Interactive Radio Program Increases Knowledge on Forest and Wildlife Conservation in West Africa

Interactive Radio Program Increases Knowledge on Forest and Wildlife Conservation in West Africa
November 17, 2020 11:21 am Blog

By Darius Barrolle, Senior Communications Specialist


Once again, entertainment-education has proven to be an effective tool for increasing knowledge and promoting best practices in forest and wildlife conservation. After only 3 months of broadcast, the “Forest Blessings” radio drama and call-in show series has captured the hearts and minds of over 4 million people, particularly those within 432 forest-edged communities located in and around the Gola, Ziama-Wonegizi-Wologizi (ZWW) and Tai-Grebo-Krahn-Sapo (TGKS) Transboundary Forest Landscapes within the Upper Guinean Forest Basin and all of which are found in the four Mano River Union (MRU) Member States: Liberia, Guinea, Sierra Leone and Côte d’Ivoire.

Funded by the United States Agency for International Development through the West Africa Biodiversity and Climate Change (WA BiCC) Program, the 24-episode series was produced in Mende, Krahn, Lorma, Krio, French and Liberian Simple English, and aired on eight radio stations throughout the MRU subregion. This was the first time a single radio drama and call-in show series promoting biodiversity conservation has been produced and broadcast in these many languages across these four biodiversity rich countries. Forest Blessings was also the first radio drama and call-in show series ever broadcast in these landscapes. Moreover, the series provided an opportunity to build the capacities of the eight radio stations broadcasting “Forest Blessings” to properly report on the live shows by providing discussion guides, which included callers’ information and feedback. These skills can now be used and applied for future broadcasts on any topics ranging from conservation, to health to education – the potential is as endless as creativity itself.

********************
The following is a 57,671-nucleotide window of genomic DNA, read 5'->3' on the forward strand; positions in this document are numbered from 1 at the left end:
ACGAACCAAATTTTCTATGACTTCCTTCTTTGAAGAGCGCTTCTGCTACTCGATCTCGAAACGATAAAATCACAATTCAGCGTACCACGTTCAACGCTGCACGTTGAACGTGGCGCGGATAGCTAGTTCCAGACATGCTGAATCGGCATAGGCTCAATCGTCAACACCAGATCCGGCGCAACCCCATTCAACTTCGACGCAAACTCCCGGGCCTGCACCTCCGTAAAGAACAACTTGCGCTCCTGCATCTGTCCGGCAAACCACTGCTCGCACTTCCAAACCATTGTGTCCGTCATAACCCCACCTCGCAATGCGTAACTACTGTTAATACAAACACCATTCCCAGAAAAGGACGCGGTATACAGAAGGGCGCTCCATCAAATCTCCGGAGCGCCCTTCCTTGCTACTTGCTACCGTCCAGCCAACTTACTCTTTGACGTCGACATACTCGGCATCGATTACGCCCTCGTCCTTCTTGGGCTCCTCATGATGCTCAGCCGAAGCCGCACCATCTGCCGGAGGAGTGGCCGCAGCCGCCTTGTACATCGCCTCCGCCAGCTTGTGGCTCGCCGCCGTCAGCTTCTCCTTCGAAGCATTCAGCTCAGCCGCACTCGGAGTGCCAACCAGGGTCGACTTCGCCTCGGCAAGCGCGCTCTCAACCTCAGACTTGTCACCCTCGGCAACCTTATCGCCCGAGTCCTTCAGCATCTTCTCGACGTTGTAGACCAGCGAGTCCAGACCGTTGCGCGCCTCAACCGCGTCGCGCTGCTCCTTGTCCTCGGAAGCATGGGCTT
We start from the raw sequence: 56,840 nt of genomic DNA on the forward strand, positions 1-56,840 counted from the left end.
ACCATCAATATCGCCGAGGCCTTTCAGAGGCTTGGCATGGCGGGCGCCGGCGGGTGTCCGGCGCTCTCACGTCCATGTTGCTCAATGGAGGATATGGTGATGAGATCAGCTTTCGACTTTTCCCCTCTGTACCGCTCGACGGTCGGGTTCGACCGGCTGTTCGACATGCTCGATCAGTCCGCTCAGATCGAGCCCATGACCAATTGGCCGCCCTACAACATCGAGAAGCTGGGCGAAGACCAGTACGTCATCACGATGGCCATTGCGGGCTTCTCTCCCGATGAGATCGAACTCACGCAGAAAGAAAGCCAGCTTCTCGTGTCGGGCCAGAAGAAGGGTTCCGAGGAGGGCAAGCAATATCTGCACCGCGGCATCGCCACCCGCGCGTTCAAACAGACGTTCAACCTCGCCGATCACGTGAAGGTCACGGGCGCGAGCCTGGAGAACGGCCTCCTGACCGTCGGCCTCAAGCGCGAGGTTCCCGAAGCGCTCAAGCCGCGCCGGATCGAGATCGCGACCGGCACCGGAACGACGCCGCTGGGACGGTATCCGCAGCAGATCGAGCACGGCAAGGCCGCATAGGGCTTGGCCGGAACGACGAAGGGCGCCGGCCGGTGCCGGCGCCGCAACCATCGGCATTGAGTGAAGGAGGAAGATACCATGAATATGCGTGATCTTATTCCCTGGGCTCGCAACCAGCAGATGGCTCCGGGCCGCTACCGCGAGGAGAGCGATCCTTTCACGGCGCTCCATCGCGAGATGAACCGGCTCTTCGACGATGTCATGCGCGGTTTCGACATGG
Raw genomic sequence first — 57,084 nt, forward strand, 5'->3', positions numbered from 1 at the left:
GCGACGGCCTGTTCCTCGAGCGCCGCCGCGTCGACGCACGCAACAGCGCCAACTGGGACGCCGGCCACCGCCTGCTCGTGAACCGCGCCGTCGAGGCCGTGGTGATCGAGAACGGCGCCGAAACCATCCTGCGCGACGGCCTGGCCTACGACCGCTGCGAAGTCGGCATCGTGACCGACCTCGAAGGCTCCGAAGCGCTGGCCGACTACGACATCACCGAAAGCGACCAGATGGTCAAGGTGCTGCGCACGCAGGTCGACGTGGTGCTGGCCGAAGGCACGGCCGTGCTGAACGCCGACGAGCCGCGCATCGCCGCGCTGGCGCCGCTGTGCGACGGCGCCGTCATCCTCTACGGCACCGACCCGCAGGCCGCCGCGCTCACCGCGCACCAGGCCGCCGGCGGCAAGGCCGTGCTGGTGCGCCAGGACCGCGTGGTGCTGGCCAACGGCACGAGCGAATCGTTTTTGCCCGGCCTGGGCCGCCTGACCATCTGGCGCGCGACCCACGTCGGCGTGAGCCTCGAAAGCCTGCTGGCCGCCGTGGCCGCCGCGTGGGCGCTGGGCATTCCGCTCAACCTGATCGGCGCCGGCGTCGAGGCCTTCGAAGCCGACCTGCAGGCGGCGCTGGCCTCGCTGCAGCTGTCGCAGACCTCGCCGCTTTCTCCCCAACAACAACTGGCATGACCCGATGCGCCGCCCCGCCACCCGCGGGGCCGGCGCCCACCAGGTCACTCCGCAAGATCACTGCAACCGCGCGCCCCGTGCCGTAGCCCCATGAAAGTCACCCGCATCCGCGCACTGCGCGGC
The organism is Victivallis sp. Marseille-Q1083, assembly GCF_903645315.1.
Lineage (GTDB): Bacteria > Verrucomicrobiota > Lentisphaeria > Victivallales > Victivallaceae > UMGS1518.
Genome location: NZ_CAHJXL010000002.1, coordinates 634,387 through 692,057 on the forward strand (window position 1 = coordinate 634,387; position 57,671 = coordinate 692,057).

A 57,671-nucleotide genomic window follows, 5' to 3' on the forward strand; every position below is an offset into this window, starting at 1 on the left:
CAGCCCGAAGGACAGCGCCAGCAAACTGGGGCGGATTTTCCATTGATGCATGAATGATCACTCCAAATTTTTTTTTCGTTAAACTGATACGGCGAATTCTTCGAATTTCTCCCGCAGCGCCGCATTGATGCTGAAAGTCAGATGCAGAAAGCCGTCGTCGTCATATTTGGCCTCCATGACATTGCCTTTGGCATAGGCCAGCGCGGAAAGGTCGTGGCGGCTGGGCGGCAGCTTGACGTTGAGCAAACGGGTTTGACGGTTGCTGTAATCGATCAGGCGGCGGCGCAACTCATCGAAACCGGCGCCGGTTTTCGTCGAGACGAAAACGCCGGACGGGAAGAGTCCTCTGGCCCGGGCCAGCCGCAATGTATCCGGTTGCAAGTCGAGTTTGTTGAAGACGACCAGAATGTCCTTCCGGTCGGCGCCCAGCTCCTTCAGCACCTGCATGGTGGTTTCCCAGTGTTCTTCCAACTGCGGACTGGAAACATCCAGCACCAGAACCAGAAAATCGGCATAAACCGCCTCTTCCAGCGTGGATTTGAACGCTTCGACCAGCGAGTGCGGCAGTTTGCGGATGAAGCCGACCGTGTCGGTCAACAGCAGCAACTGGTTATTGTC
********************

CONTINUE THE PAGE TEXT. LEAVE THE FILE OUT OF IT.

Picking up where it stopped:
The “Forest Blessings” story is based in a fictional border town called Mano NZela located near a very large and dense forest with many different animals, and has been declared a national park, which is part of a larger forest landscape that expands into a bordering country. In the story, the local paramount chief named Blamah Wleh is in a conflict with his people to either make money from their forest resources—and likely destroy them in the process—or protect the forest. While the story is fictional, this conflict is being played out in forest-edge communities throughout West Africa, whose activities such as growing crops, mining, and hunting for bushmeat in the forest threatens the forests, the biodiversity they house and the ecosystem functions they provide.

A picture of a deforested forest.
Deforestation near Sapo National Park, Liberia, resulting from harmful human activities such as shifting cultivation and mining.


The humorous and action-packed radio drama features good guys, bad guys and those not sure which side to pick. In the beginning of the story, the chief is a greedy leader with poor judgement, but he later realizes that the forest is all they have and when it is depleted, generations to come will suffer. So, he decides to change his leadership style and work with those who want to conserve the natural resources. Walatee, the wildlife hunter, goes to jail and pays a huge fine for killing elephants and other protected animals. After his release from jail, he stops hunting animals and starts raising goats and chicken to earn money.

A hunter and a baby crocodile.
Hunter selling a crocodile in near Sapo National Park, Liberia.


Confiscated bushmeat.
Confiscated bushmeat.


Youth members engaging in artisanal gold mining.
Gold mining near Sapo National Park, Liberia.